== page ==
# Re: Questions about srfi-77 Generic Arithmetic

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```Hi Brad,

substantive, but I'm not expert enough on numerics to answer them.
(Will might search for his name in this email for follow-up bait.)

> 1.  In the first paragraph it says "The generic operations all
> implement inexact operations."  What does that mean?

I'll leave this one to Will.

> 2.  In the first paragraph it says "A number is inexact if it is
> infinite, if it was written as an inexact constant, if it was derived
> using inexact ingredients, or if it was derived using inexact
> operations."
>     (a) I prefer some other word to "ingredients".

Which one?

>     (b) What is an inexact operation?  The in* functions?  Or, do
> you mean every operation in this section?

I guess this could be clarified.  It means every operation that, as
part of what it does, introduces error into the result.  Note that
"operations" are distinct from "procedures."  It's part of the nature
of the R5RS generic arithmetic that each procedures implements
multiple operations, depending on the arguments.  The statement you're
referring to means operations performed by procedures that consume
exact arguments and can't return a mathematically exact result.

>     (c) If 0 denotes exact 0 and 1 denotes exact 1, I prefer
>         (log 1) = (sin 0)=(asin 0)=(atan 0)=(tan 0)=...=0
>         and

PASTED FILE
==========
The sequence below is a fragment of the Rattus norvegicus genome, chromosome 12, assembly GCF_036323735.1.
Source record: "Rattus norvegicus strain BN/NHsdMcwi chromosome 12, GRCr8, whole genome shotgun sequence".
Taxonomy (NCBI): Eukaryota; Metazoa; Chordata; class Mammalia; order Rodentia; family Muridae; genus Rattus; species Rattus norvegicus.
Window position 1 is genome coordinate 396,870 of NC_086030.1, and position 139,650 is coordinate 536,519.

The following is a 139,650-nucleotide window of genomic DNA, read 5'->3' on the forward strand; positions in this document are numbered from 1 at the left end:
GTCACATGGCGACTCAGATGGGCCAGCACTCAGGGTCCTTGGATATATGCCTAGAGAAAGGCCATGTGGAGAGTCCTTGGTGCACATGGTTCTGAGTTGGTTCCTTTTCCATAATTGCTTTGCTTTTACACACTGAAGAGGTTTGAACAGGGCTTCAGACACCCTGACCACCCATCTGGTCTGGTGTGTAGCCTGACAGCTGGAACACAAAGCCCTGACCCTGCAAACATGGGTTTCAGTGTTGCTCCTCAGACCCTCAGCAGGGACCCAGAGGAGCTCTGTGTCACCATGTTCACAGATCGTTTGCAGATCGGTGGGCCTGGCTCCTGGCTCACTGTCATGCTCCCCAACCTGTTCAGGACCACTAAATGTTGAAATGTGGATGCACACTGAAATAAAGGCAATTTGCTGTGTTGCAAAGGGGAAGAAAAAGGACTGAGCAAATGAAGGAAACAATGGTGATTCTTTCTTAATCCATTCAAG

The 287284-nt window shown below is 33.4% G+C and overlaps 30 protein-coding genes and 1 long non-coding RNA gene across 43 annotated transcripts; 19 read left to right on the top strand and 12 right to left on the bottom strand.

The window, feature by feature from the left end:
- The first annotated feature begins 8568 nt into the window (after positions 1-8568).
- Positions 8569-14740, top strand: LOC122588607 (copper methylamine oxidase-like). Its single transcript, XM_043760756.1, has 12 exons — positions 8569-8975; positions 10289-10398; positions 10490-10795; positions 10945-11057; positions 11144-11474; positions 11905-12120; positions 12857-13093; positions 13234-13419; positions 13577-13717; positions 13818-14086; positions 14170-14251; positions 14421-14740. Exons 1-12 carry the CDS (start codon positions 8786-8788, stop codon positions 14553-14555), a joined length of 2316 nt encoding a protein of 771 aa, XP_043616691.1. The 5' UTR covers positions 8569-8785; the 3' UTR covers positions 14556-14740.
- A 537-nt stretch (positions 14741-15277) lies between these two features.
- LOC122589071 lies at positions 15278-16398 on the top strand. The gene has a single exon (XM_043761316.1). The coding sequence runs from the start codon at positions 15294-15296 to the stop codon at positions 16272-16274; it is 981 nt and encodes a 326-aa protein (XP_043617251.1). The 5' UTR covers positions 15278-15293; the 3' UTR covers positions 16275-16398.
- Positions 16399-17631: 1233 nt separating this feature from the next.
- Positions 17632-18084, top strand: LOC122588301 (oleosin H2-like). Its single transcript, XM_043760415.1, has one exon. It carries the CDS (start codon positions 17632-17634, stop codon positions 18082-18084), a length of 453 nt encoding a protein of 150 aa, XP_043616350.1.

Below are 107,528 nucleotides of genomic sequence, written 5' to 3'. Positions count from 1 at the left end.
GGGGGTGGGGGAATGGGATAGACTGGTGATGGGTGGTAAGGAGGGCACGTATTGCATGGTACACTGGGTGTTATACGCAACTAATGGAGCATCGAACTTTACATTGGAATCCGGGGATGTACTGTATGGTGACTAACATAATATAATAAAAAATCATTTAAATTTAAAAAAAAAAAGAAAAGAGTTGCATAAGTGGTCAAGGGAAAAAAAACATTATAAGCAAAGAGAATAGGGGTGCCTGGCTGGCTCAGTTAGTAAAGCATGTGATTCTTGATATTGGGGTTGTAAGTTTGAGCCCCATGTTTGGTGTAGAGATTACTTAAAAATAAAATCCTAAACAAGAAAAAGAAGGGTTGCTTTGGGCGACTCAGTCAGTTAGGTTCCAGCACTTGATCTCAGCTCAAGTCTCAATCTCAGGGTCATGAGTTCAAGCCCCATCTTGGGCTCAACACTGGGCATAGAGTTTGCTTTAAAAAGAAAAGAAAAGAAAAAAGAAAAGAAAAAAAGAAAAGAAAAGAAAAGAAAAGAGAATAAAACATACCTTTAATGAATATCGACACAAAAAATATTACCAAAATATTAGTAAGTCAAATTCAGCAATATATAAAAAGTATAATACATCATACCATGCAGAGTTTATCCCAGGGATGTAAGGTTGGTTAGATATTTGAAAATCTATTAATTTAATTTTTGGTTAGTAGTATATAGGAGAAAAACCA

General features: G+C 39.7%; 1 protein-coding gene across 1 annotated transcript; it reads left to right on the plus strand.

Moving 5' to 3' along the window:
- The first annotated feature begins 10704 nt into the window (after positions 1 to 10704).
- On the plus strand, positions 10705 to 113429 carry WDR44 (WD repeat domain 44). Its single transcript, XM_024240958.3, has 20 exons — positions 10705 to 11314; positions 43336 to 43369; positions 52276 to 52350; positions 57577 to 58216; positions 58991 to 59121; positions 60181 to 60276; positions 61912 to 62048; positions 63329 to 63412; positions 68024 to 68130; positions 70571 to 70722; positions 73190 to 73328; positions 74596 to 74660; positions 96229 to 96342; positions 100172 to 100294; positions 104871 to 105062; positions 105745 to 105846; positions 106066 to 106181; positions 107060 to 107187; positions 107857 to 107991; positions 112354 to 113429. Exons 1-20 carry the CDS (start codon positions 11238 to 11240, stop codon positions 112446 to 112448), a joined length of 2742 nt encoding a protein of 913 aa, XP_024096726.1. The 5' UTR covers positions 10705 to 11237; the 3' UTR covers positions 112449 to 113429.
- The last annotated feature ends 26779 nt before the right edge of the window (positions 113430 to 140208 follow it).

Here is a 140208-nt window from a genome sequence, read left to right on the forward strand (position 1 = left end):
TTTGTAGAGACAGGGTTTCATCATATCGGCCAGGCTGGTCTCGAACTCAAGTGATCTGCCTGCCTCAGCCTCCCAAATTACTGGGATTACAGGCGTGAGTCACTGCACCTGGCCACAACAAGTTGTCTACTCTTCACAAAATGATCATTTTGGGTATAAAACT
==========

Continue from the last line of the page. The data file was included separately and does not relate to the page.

>         (cos 0) = (exp 0)=1,
>         in the same way that I prefer (sqrt 4) = 2 (where 4 denotes
> exact 4 and 2 denotes exact 2).  Is this allowed in your proposal?

I don't see why not.  (It is not required, however.)  I don't think it
was our intention to forbid it.

> 3.  Paragraph 6 says "With the exception of inexact->exact, the
> operations described in this section must return inexact results when
> given any inexact arguments."
>     (a) I prefer (* 0 x) => 0 for any x; is this allowed in your
> proposal?

No.  I can't say I'm convinced by either you or Jaffer's argument
either way---maybe some other experts could cast their votes?

> 4.  "nan?" takes any complex as an argument.  If the real or
> imaginary part of z is a NaN, and the other is rational, does that
> make z a NaN?
> Maybe you should restrict the argument of nan? to be real.

Yes.  Will do.

> 5.  Re: "If any of these procedures are applied to mixed non-rational
> real and non-real complex arguments, they either report a violation
> of an implementation restriction or return an unspecified number."
> What does this mean?  That
>       (+ +nan.0 +4.0i)
> is not specified?

Yes.

> Are you allowing here an implementation to use the computable reals
> as the inexact representation?

I don't see what this statement has to do with it---the computable
reals sure should qualify as a representation for inexact reals,
though.

> 6.  Perhaps you should remove strictly double argument "-" and "/"
> from the manual, since this case is subsumed into the case with two
> or more arguments.

Good point.  Will do.

> 7.  Why do "-" and "/" not have the commentary "If any of these
> procedures are applied to mixed non-rational real and non-real
> complex arguments, they either report a violation of an
> implementation restriction or return an unspecified number."?

Oversight.  Will fix.

> 8.  Integer Divison. [...]
>     (c) This is one place where the Rationale says to refer to Egner
> et al. to see an argument why these procedures "are better suited
> than quotient and remainder to implement modular reduction."  As a
> point of procedure, I would really prefer to have the arguments
> included in this document; I don't want to have to discuss my
> opinions of Egner et al. just to discuss my opinions of this specific
> proposal.

That is not going to happen---the draft refers to external documents
as a rationale on numerous issues.  Moreover, this issue is pretty
isolated in the paper, and I don't see any problem with discussing